Today’s Solutions: August 10, 2022

Only 73 southern resident killer whales remain in the wild, and the species reproduces very slowly, making conservation efforts painstakingly slow. Fortunately, a pair of marine biologists with keen eyes spotted an encouraging sight in the waters off the coast of the Pacific Northwest. The biologists were observing killer whales in the Salish Sea when they noticed that three of the endangered whales are pregnant.

Killer whales, or orcas, give birth to one calf at a time, every three to ten years, so three pregnancies is an exciting event. The three whales had noticeable bulges below their rib cages, indicating pregnancy, but there is no way to know how far along they are in their 17-month gestation period.

Holly Fearnbach and John Durban, the biologists who made the discovery, were in the region using aerial drone technology to monitor the southern resident killer whale population. Killer whale social pods are categorized by their maternal ancestor. There are three in the Pacific Northwest: J, K, and L. The pregnant whales have been identified as J pod members J36, J37, and J19.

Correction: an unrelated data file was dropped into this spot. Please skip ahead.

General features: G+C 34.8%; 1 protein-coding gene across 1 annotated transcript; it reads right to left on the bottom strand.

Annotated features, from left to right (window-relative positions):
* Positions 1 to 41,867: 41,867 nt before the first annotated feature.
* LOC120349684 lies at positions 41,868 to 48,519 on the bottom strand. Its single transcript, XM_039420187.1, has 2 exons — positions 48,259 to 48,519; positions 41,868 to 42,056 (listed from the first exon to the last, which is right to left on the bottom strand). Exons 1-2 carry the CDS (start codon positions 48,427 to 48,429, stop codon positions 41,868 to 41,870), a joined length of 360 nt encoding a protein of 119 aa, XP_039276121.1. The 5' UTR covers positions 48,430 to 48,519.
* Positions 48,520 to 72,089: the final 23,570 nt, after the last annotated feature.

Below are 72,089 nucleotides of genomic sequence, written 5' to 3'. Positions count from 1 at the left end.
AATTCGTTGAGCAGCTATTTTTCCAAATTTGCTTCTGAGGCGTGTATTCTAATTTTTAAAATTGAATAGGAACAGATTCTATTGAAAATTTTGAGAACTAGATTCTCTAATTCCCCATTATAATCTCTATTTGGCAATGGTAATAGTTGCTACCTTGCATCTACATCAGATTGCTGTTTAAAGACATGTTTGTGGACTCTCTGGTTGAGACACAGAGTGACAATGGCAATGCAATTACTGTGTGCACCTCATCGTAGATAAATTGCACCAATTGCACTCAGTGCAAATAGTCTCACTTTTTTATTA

Threatened by food shortages, chemical pollution, and ships, the total southern resident killer whale population is at its lowest point since the 1970s. Unfortunately, the whales also have a high rate of miscarriage, so the researchers plan to continue to monitor the pregnancies closely.

Officials are asking all boaters to avoid the area if possible and urging them to follow Be Whale Wise regulations and stay at least 100 years away from marine animals.

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